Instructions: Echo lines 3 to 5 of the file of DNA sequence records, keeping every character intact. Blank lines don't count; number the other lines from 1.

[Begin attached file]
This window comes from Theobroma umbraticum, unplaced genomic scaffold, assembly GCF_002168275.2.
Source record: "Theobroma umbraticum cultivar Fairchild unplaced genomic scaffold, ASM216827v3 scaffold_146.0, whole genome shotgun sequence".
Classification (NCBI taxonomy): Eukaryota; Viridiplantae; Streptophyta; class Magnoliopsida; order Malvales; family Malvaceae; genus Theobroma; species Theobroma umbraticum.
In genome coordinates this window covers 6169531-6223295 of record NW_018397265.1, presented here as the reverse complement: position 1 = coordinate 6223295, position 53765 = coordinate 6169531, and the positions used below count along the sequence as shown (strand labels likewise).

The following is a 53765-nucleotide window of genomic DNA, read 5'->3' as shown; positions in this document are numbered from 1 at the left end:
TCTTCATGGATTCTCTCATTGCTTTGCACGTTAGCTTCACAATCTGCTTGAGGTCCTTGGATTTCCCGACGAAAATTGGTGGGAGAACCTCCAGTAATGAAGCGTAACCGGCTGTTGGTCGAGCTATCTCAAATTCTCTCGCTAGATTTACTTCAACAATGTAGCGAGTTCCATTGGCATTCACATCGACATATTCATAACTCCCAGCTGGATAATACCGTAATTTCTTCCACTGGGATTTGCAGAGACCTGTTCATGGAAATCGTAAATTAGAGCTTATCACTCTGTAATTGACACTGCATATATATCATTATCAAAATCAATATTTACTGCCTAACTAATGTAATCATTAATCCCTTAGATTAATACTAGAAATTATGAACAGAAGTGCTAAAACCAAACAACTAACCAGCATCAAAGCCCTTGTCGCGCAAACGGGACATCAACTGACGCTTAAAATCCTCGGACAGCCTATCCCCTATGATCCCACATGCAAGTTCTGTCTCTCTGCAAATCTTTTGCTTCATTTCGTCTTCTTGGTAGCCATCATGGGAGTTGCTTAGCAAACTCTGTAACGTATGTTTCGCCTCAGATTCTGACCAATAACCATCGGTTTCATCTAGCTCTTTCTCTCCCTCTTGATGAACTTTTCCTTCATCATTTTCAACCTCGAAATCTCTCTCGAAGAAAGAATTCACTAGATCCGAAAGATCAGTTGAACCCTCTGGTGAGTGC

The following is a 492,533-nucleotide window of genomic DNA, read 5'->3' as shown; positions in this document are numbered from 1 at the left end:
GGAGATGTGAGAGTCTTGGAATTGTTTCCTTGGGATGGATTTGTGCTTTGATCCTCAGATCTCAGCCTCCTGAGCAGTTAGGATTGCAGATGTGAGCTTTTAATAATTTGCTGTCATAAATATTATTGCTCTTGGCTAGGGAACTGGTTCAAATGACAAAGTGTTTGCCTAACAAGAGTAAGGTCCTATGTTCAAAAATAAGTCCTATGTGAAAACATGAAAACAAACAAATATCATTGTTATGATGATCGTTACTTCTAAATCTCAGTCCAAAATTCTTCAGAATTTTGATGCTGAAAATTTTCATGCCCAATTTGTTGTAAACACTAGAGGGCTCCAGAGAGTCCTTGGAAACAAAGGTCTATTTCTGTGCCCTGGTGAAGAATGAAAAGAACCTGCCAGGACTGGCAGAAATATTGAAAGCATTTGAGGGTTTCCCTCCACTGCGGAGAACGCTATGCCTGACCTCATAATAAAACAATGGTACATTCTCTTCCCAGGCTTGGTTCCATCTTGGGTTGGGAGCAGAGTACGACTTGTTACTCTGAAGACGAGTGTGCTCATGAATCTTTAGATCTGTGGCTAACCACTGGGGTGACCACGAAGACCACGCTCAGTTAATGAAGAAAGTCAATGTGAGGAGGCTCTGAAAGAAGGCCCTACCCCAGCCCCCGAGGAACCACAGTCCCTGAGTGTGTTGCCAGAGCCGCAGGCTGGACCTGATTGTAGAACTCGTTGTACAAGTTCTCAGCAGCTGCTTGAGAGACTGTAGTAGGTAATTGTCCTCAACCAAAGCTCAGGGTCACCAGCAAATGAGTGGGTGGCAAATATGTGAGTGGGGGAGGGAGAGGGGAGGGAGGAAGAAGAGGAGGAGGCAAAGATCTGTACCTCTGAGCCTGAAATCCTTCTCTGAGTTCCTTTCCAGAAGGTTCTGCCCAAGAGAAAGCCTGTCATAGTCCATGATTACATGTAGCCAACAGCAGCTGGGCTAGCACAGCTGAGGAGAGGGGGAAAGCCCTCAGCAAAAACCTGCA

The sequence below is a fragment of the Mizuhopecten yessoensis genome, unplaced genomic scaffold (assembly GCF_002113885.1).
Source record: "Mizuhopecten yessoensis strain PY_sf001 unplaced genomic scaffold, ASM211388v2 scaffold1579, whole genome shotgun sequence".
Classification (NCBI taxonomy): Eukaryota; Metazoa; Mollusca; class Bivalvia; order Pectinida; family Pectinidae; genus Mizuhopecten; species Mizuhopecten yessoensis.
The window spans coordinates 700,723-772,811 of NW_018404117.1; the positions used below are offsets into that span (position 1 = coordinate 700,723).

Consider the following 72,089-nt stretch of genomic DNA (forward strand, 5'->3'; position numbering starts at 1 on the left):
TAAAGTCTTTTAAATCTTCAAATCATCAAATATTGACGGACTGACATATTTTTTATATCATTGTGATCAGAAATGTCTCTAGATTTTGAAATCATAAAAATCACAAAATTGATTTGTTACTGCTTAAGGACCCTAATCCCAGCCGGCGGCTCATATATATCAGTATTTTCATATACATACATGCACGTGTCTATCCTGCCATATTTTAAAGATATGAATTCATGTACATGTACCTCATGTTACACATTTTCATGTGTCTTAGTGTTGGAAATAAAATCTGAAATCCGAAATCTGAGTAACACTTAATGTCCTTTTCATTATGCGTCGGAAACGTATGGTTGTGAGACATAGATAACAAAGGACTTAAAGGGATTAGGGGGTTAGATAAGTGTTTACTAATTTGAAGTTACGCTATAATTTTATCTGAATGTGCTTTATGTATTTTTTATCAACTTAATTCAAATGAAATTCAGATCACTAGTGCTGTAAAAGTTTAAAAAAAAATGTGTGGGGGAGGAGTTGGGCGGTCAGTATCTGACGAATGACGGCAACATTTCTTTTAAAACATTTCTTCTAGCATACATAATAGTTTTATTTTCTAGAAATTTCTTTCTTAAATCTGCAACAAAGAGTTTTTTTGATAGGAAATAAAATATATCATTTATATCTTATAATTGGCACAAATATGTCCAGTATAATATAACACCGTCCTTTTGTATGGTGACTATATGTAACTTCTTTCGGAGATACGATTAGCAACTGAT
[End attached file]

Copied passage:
Classification (NCBI taxonomy): Eukaryota; Viridiplantae; Streptophyta; class Magnoliopsida; order Malvales; family Malvaceae; genus Theobroma; species Theobroma umbraticum.
In genome coordinates this window covers 6169531-6223295 of record NW_018397265.1, presented here as the reverse complement: position 1 = coordinate 6223295, position 53765 = coordinate 6169531, and the positions used below count along the sequence as shown (strand labels likewise).

The following is a 53765-nucleotide window of genomic DNA, read 5'->3' as shown; positions in this document are numbered from 1 at the left end: